The Department of Energy (DOE) chose a Chicago home when it began studying the correlation between duct leakage and a home’s heating and cooling efficiency. Chicagoans should read this article because the HVAC efficiency improvements they could expect to attain by sealing the duct leaks in their homes still apply today. The benefits were so significant it led the DOE to fund the development of Aeroseal; a quicker, less destructive and longer lasting method to seal duct leaks and enhance energy efficiency. Better comfort, healthier indoor air quality, lower carbon emissions and reduced energy use give homeowners a big return on their home improvement investment.

Chicago Duct Leak Test & Seal Summary
A pre-sealing duct test on this Chicago home showed it was only getting 67% efficiency from its duct system, which meant nearly 1/3 of the energy given to the system was getting wasted. Conditioned air, instead of going to the living space, was being lost into the walls and attic through cracks in the ducts. Conversely, large amounts of dust and unhealthy particulates were entering the system through the leaks and being spread throughout the home.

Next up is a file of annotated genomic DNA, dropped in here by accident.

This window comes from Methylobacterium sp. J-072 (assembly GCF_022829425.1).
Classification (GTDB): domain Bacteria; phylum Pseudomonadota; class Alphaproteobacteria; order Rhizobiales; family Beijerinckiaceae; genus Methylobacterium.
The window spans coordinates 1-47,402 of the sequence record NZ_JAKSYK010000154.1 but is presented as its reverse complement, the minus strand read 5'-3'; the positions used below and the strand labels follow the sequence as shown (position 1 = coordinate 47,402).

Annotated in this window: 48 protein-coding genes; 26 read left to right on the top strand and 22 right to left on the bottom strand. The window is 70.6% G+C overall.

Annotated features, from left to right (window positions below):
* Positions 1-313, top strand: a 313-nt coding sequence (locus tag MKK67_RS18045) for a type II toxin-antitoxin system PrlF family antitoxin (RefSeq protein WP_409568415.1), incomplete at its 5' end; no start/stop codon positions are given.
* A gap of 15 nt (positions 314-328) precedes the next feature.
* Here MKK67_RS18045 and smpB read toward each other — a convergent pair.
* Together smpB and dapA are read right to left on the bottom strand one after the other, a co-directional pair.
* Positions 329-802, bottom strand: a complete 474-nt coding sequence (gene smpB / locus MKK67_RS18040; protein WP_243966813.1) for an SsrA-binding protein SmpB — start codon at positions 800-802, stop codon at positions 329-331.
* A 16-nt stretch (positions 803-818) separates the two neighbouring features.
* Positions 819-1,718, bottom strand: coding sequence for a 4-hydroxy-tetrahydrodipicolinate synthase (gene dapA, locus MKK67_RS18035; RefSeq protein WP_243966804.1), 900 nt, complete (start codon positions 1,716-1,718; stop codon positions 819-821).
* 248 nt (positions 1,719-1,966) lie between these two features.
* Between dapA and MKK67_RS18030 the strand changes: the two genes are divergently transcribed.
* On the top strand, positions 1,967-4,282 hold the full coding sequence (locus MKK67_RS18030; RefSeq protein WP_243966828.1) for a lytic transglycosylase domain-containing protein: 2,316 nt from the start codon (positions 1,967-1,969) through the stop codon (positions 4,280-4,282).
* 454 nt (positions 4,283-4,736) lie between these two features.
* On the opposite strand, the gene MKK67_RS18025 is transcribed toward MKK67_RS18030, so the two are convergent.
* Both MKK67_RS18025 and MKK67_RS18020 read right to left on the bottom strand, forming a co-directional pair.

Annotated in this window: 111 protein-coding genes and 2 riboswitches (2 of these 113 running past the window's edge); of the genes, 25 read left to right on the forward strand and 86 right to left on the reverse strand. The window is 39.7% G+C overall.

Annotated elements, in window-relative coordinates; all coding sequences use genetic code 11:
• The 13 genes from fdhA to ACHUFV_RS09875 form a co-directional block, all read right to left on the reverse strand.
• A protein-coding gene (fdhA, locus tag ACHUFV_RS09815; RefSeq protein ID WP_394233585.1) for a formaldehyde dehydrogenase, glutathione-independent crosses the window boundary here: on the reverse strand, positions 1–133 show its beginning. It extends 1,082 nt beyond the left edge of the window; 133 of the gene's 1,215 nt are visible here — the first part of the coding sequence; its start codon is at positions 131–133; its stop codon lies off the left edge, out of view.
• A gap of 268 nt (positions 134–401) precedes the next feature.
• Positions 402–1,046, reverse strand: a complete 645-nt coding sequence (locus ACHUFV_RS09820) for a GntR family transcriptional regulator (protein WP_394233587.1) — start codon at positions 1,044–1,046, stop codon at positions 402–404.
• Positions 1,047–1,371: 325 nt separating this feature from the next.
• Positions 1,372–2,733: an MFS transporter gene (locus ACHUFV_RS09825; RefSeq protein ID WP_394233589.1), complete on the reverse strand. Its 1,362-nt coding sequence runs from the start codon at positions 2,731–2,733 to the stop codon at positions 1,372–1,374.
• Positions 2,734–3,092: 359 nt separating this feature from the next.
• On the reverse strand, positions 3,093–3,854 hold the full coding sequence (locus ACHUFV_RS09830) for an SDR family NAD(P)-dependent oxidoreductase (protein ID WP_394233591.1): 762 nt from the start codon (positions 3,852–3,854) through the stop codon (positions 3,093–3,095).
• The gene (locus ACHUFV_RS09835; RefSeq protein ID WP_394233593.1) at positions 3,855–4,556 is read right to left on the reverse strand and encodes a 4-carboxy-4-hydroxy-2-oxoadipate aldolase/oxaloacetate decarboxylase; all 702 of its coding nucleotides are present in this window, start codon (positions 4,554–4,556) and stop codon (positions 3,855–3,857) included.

Using traditional tape and mastic the NREL team sealed the leaks and re-tested the system. While this process was very time-consuming and messy, in 1993 they were thrilled to see the post-sealing efficiency of the duct system increase to 83% and the cost to heat and cool the home decrease by nearly 20%. Today, with the Aeroseal technology, most duct systems achieve close to 95% efficiency in less than one day’s work with no destructive inconvenience.

Duct Sealing History
This research was conducted by DOE’s National Renewable Energy Lab (NREL) and encompasses duct sealing studies from 1993. It is important because it explains how important the DOE considers duct sealing to be based on the tremendous impact it has on energy efficiency, indoor health, comfort and equipment durability. No other home improvement will deliver so many benefits.

Dr. Mark Modera, a scientist at the University of California’s Lawrence Berkeley National Lab, invented Aeroseal in 1994. The nondestructive duct leak sealing process has won countless awards and is used widely throughout the world in homes, commercial buildings, hospitals, universities and more.

Here is a link to the DOE's Building America article;  Better Duct Systems for Home Heating and Cooling..